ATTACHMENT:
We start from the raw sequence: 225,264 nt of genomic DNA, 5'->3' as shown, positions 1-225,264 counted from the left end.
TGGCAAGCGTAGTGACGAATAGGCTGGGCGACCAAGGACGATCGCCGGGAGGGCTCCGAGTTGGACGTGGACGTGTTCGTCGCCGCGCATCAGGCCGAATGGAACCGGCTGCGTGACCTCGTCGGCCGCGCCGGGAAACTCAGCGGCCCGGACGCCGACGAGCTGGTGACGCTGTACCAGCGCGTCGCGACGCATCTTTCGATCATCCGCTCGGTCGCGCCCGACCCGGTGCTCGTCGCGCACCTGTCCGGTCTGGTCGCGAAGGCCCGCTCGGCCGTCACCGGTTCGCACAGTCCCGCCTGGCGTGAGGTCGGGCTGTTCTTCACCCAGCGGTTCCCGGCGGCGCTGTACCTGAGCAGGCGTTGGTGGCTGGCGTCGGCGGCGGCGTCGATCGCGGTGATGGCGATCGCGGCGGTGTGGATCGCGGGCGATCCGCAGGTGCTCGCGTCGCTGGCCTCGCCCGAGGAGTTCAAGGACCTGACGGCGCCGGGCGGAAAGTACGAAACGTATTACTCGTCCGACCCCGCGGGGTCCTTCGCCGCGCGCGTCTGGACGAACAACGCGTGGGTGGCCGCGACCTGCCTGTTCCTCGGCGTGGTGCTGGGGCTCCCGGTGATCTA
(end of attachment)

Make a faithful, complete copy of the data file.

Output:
We start from the raw sequence: 225,264 nt of genomic DNA, 5'->3' as shown, positions 1-225,264 counted from the left end.
TGGCAAGCGTAGTGACGAATAGGCTGGGCGACCAAGGACGATCGCCGGGAGGGCTCCGAGTTGGACGTGGACGTGTTCGTCGCCGCGCATCAGGCCGAATGGAACCGGCTGCGTGACCTCGTCGGCCGCGCCGGGAAACTCAGCGGCCCGGACGCCGACGAGCTGGTGACGCTGTACCAGCGCGTCGCGACGCATCTTTCGATCATCCGCTCGGTCGCGCCCGACCCGGTGCTCGTCGCGCACCTGTCCGGTCTGGTCGCGAAGGCCCGCTCGGCCGTCACCGGTTCGCACAGTCCCGCCTGGCGTGAGGTCGGGCTGTTCTTCACCCAGCGGTTCCCGGCGGCGCTGTACCTGAGCAGGCGTTGGTGGCTGGCGTCGGCGGCGGCGTCGATCGCGGTGATGGCGATCGCGGCGGTGTGGATCGCGGGCGATCCGCAGGTGCTCGCGTCGCTGGCCTCGCCCGAGGAGTTCAAGGACCTGACGGCGCCGGGCGGAAAGTACGAAACGTATTACTCGTCCGACCCCGCGGGGTCCTTCGCCGCGCGCGTCTGGACGAACAACGCGTGGGTGGCCGCGACCTGCCTGTTCCTCGGCGTGGTGCTGGGGCTCCCGGTGATCTA